1 Corinthians 10:31

“So, whether you eat or drink, or whatever you do, do all to the glory of God" (1 Cor. 10:31).

For the past few days we have studied Colossians 2:16–23 and Paul’s condemnation of those who were using the law inappropriately in Colossae to bind consciences and distort the meaning of right and wrong. That the law can be distorted, however, does not mean that God’s law does not have a place in helping the new covenant believer discern right from wrong. In order to get a better handle on how to use the law of the Lord rightly in making ethical decisions, we will now take a short break from our studies in Colossians to explore the topic of Christian ethics more deeply. Dr. R.C. Sproul will guide our study through his teaching series Building a Christian Conscience.

Scripture is clear that there are objective standards of right and wrong that transcend every culture. In other words, there are ethical standards that do not change according to time or place. Yet while we know that such standards do exist, applying them to make right decisions in particular situations is often more difficult than it might first appear. Sin affects every part of us and our world, clouding our minds so that it can be difficult to discern God’s will in many situations (Rom. 1:18–32). We are left with two fundamental issues related to making ethical decisions properly. First, we must know what our Creator requires of us in order to do what is right. Merely knowing what will please Him, however, does not guarantee that we will do it. We need the desire to choose the good; otherwise, we can never please God.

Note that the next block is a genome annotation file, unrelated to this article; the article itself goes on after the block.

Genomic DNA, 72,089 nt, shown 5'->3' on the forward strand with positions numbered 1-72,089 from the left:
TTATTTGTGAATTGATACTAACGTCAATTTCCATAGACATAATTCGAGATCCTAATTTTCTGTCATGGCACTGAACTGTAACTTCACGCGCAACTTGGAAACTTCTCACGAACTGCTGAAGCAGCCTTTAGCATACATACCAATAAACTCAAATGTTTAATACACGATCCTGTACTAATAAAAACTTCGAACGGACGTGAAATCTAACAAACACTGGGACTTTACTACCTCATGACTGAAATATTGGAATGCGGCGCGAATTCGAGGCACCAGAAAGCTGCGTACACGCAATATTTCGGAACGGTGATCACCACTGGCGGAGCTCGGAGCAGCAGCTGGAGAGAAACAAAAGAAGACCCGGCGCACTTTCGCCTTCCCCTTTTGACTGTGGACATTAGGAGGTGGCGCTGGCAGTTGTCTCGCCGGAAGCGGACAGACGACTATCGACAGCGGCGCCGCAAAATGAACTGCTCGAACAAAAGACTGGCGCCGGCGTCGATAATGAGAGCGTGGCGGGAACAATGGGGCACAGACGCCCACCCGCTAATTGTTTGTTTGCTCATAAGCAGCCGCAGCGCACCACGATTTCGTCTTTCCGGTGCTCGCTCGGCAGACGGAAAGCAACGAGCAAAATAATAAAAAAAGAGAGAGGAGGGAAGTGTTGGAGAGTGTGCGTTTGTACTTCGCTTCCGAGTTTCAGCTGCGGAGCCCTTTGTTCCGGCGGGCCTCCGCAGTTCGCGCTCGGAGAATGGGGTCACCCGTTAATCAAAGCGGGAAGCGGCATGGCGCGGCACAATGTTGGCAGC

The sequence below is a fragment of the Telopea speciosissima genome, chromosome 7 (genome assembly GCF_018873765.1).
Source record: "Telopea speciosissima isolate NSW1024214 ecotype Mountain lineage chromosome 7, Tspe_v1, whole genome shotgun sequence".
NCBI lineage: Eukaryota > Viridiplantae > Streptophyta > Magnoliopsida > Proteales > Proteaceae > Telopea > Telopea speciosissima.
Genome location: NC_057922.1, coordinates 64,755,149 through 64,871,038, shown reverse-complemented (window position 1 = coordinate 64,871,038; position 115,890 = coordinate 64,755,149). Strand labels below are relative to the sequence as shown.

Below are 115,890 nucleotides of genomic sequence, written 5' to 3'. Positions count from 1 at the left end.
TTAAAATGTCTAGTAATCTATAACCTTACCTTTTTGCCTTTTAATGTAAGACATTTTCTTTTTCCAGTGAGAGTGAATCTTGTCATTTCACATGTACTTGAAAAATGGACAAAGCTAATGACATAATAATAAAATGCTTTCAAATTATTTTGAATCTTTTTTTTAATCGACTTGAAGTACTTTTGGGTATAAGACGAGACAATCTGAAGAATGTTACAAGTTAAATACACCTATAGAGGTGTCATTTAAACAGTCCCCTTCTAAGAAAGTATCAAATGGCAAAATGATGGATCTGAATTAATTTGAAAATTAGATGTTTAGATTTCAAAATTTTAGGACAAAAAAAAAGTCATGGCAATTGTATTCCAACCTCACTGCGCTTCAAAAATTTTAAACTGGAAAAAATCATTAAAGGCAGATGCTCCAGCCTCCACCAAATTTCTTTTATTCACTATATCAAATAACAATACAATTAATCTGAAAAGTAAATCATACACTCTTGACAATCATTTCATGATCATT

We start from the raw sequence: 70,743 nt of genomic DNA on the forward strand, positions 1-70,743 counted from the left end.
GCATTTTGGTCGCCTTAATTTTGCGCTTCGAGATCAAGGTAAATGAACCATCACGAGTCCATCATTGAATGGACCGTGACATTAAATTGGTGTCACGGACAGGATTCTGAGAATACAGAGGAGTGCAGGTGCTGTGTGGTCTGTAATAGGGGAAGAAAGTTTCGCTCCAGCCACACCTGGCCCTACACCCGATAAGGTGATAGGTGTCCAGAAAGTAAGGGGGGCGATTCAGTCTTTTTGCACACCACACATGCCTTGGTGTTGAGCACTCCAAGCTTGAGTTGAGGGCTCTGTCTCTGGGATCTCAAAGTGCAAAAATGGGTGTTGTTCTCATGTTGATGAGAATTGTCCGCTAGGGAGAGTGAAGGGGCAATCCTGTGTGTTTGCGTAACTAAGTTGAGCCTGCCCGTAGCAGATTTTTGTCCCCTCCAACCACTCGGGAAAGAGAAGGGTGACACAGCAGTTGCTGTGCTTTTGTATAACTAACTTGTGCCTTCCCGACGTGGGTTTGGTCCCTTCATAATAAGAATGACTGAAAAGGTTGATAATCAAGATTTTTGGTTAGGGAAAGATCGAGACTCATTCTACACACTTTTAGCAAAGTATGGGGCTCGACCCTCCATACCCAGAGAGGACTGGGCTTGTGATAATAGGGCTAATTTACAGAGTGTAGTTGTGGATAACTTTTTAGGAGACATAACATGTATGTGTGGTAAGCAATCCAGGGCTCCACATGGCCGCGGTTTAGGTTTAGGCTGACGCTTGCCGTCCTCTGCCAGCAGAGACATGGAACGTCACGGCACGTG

Thankfully, we who have been redeemed by Jesus have been granted the Holy Spirit, who works within us to lead us to seek God’s favor (Ezek. 36:26–28; Rom. 5:5). Yet though we have been given a new desire to do what pleases Him, we do not always know what the good and proper course of action is in every situation. This is due, in large measure, to our insufficient knowledge of God’s will and the ways in which past sins can complicate the present and limit our options. Although we must do all things to the glory of God (1 Cor. 10:31), we must still overcome our ignorance of Scripture and the particulars of each ethical conundrum in order to fulfill this call. There exist, to our eyes, some gray areas when it comes to ethics, though our failure to discriminate between black and white in some situations is due to our finitude. For the Lord, there are no gray areas; every situation to Him is clear.

Coram Deo

Though the Spirit grants us new life in Christ, this does not mean we immediately overcome our ignorance of God’s ways. Instead, the Spirit works through Scripture, illuminating it as we read and hear it so that we might learn what the Lord requires of us in every instance. The only way we can grow in our ability to discern what pleases God is to meditate on His Word, for its commands are the basic building blocks of Christian ethics.

For Further Study